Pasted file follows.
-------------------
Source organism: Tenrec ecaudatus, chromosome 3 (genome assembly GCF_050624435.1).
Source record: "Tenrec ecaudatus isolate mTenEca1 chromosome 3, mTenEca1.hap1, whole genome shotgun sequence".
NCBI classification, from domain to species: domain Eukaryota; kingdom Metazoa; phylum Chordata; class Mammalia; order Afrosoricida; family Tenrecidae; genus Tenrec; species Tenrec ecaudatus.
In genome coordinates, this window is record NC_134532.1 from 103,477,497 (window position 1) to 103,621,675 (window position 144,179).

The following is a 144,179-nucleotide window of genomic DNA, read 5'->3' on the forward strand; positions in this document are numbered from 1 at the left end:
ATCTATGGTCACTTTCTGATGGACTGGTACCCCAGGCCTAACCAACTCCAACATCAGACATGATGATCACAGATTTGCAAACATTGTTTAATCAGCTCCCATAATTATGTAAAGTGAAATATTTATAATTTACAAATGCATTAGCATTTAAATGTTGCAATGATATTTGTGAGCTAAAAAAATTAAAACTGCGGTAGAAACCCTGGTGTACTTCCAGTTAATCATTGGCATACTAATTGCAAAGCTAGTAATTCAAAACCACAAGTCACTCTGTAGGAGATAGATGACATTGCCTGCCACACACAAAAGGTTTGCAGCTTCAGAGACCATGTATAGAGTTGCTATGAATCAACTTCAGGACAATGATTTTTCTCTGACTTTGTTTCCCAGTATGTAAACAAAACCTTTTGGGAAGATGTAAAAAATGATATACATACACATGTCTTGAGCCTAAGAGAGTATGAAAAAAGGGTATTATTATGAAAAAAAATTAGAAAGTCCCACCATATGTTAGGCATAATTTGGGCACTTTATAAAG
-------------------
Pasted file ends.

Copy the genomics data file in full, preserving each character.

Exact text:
Source organism: Tenrec ecaudatus, chromosome 3 (genome assembly GCF_050624435.1).
Source record: "Tenrec ecaudatus isolate mTenEca1 chromosome 3, mTenEca1.hap1, whole genome shotgun sequence".
NCBI classification, from domain to species: domain Eukaryota; kingdom Metazoa; phylum Chordata; class Mammalia; order Afrosoricida; family Tenrecidae; genus Tenrec; species Tenrec ecaudatus.
In genome coordinates, this window is record NC_134532.1 from 103,477,497 (window position 1) to 103,621,675 (window position 144,179).

The following is a 144,179-nucleotide window of genomic DNA, read 5'->3' on the forward strand; positions in this document are numbered from 1 at the left end:
ATCTATGGTCACTTTCTGATGGACTGGTACCCCAGGCCTAACCAACTCCAACATCAGACATGATGATCACAGATTTGCAAACATTGTTTAATCAGCTCCCATAATTATGTAAAGTGAAATATTTATAATTTACAAATGCATTAGCATTTAAATGTTGCAATGATATTTGTGAGCTAAAAAAATTAAAACTGCGGTAGAAACCCTGGTGTACTTCCAGTTAATCATTGGCATACTAATTGCAAAGCTAGTAATTCAAAACCACAAGTCACTCTGTAGGAGATAGATGACATTGCCTGCCACACACAAAAGGTTTGCAGCTTCAGAGACCATGTATAGAGTTGCTATGAATCAACTTCAGGACAATGATTTTTCTCTGACTTTGTTTCCCAGTATGTAAACAAAACCTTTTGGGAAGATGTAAAAAATGATATACATACACATGTCTTGAGCCTAAGAGAGTATGAAAAAAGGGTATTATTATGAAAAAAAATTAGAAAGTCCCACCATATGTTAGGCATAATTTGGGCACTTTATAAAG